You are a community of courage. You are a family of patriots. That must be our Nation's proud claim, too--if we are to win the peace that will declare "no life was spent in vain."

There is a phrase from our history that says it well. "The cement of this Union is the heart blood of every American."

Thomas Jefferson saw it truly. His faith has long been true of us. All that we have as a Nation we owe to our unity as a people. All that we work for now--the worth of all of our dreams and our sacrifices--hangs on how much unity we bring to the battleground where our beliefs and our future are at test.

At this moment in Vietnam, thousands of young Americans march with Jefferson. Tragically, but selflessly, they spill their "heart's blood" to defend again the vital interests of our Union--and of that wider union of free men who want only to live and to build in peace.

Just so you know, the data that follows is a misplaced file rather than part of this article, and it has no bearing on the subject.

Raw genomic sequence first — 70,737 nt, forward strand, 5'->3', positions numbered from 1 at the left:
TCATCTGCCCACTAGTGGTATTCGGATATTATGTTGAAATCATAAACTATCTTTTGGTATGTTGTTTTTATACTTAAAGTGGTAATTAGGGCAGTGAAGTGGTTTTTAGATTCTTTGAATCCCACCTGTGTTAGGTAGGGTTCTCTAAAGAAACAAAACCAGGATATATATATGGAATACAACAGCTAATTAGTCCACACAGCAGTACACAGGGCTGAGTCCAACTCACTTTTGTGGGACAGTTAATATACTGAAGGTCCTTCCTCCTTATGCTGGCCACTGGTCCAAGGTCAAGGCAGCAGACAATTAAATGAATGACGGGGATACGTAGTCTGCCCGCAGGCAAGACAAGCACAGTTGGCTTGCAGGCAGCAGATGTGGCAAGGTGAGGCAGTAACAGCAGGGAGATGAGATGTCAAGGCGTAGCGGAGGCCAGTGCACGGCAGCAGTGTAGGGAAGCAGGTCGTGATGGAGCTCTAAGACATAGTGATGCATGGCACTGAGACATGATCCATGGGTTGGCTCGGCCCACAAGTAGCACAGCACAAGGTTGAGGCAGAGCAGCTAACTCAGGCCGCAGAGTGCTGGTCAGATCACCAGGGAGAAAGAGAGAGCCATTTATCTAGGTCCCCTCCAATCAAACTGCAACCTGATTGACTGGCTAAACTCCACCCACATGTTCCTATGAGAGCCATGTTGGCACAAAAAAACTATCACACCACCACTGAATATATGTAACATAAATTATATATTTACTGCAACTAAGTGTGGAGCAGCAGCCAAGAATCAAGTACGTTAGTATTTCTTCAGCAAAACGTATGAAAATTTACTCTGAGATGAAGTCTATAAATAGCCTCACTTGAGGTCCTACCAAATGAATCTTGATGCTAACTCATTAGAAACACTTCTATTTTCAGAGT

That peace will come more quickly when the enemy of freedom finds no crack in our courage--and no split in our resolve--and no encouragement to prolong his war in the shortness of our patience or the sharpness of our tongues.

The enemy probes our unity now. But it is he who will shatter against it. He will fail because he will hear the answer that America's citizens and citizen soldiers have always given to aggression.

I want to show you an answer.

Here is a soldier's letter that came to me this week from Vietnam. It was written in a foxhole--on the sides of a combat ration box--ham and lima beans--B-2 unit.

Let me read a part of it to you.